A more equal society?

A more equal society?

According to a new report by the Organisation for Economic Co-operation and Development, there has been a “remarkable” drop in inequality in the UK since 2000. Though Britain is still one of the most unequal societies covered, the report concludes that the “poor” have been getting “richer” in the UK at a rate higher than their counterparts in most of the countries within the organisations remit. Though the semantic confusion involved in describing the “poor” getting “rich” should cause some worry, the point really is to ask how this report can come to such a different conclusion to others, such as Poverty and Wealth Across Britain 1968 to 2005 by the Joseph Rowntree foundation, published last year, which concluded that “Britain is moving back towards levels of inequality in wealth and poverty last seen more than 40 years ago.” One of the foundation’s main points was that that “over the last 15 years, more households have become poor, but fewer are very poor. Even though there was less extreme poverty, the overall number of 'breadline poor' households increased – households where people live below the standard poverty line.” This is important, as it reflects the trend of New Labour’s policies to “tackle” poverty – taking people out of absolute poverty and placing them into working poverty, in low-paid and precarious work which dumps them right back where they started when it dries up (as is looking to happen immanently due to the credit crisis).

That we should be wary with these kinds of reports due to the fact that the same data can lead to different conclusions thanks to how it is presented is well illustrated on page 35 of this document, available through the site. Below average incomes are shown to have had the highest proportional increase over the last decade. However, when we look at the distribution of the total increase in income the picture is rather different, with a third of the increase going to the richest 10% of the population, and the vast majority of this increase not going to those who the first graph would tell us are getting “richer”.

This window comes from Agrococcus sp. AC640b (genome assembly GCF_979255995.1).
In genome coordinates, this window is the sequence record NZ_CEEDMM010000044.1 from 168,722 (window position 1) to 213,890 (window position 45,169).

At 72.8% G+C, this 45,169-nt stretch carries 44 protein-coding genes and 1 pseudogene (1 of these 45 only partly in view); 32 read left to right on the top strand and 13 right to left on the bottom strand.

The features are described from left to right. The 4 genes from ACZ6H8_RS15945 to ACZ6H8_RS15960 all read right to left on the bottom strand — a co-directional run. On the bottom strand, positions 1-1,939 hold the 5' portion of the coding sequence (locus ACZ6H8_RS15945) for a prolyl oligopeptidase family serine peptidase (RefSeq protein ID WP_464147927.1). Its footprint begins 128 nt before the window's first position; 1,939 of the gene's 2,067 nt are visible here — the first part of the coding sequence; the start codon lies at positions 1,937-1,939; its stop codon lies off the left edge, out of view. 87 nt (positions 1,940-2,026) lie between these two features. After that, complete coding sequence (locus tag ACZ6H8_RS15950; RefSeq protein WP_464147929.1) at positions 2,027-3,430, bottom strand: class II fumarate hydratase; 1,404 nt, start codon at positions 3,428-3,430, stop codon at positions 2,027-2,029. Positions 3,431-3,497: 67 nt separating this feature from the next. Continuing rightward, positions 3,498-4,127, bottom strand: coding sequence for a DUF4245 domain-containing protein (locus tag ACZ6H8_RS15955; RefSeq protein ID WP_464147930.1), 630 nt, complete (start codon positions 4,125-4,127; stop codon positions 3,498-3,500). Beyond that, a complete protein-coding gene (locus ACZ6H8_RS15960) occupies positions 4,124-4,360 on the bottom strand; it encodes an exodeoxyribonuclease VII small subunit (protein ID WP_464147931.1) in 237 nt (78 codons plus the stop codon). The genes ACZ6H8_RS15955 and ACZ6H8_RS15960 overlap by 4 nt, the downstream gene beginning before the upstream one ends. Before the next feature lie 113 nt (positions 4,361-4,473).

But there is another point which is important in all this. If we look at real wages as a share of GDP, a different picture emerges. This report, which compares the findings for real wages using this criteria for European counties shows that what is actually taking place is a higher rate of exploitation, as more of the wealth created is being directed upwards wheras the majority (whose labour produces this wealth) is seeing less of it. By these criteria - ownership of economic growth - remuneration is really stagnating. As David Harvey has argued well in his book, A Brief History of Neoliberalism, this has been the objective of changes in capitalism in the ‘neoliberal’ epoch. That the ideology is looking bankrupt currently does not mean that the reality will shift course any time soon.

What this should remind us is that class division in capitalism is not just an issue of poverty and absolute immiseration, as much as this may still be a terrible reality. It is not just the “poor” who “lose out” in capitalism, but the vast majority of us who have nothing to sell but our ability to work, as by definition we can never see the full product of what we make or do.

Thanks to all who contributed on this thread.

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Oct 21 2008 20:06


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